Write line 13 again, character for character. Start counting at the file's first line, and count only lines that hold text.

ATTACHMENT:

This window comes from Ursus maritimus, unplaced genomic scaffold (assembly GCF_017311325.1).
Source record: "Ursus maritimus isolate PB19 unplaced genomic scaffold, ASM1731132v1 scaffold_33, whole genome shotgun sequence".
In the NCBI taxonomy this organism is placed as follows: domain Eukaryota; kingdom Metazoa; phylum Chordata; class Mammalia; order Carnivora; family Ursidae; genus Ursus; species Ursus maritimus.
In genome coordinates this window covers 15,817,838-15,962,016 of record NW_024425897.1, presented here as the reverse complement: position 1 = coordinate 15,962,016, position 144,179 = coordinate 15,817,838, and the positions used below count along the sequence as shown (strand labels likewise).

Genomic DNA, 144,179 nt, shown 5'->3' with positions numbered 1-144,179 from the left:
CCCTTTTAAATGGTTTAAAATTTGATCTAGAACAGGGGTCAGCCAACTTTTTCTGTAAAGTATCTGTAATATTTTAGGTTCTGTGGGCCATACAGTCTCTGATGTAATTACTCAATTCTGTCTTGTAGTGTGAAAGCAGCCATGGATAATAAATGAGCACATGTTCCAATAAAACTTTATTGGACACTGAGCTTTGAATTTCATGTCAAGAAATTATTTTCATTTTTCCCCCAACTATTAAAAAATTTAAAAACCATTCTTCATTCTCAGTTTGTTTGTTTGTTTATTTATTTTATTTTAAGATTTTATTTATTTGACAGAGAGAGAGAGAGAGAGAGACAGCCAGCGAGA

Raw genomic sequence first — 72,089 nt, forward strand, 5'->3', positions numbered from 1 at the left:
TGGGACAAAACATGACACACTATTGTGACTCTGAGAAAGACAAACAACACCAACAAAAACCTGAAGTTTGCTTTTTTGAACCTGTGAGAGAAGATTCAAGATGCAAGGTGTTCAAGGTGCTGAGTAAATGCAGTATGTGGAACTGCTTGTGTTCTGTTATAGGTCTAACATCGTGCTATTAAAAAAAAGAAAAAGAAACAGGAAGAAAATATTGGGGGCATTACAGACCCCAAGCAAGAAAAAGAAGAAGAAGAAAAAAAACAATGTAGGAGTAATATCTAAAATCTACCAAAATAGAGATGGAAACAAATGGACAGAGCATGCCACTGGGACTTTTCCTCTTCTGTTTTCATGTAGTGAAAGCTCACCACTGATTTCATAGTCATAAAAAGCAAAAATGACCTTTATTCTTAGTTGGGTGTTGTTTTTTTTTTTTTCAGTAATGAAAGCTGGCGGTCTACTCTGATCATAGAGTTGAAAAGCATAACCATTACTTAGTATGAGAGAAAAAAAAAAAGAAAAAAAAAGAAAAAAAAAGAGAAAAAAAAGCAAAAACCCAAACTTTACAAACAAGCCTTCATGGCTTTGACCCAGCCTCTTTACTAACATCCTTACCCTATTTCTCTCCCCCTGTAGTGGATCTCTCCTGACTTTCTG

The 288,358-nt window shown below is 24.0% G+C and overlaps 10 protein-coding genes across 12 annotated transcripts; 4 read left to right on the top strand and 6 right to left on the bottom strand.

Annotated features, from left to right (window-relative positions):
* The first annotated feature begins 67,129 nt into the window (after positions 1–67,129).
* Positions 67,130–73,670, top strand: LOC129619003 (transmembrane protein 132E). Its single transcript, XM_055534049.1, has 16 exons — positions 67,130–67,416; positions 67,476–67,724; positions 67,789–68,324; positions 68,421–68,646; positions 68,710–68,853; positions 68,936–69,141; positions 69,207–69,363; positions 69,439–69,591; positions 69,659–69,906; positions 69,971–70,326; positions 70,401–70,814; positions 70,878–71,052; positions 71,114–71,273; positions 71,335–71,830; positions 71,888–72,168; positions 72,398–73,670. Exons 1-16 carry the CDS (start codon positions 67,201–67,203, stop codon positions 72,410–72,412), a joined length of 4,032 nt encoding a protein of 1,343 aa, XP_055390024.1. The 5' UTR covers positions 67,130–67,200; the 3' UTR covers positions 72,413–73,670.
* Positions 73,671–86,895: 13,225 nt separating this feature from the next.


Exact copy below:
* Positions 73,671–86,895: 13,225 nt separating this feature from the next.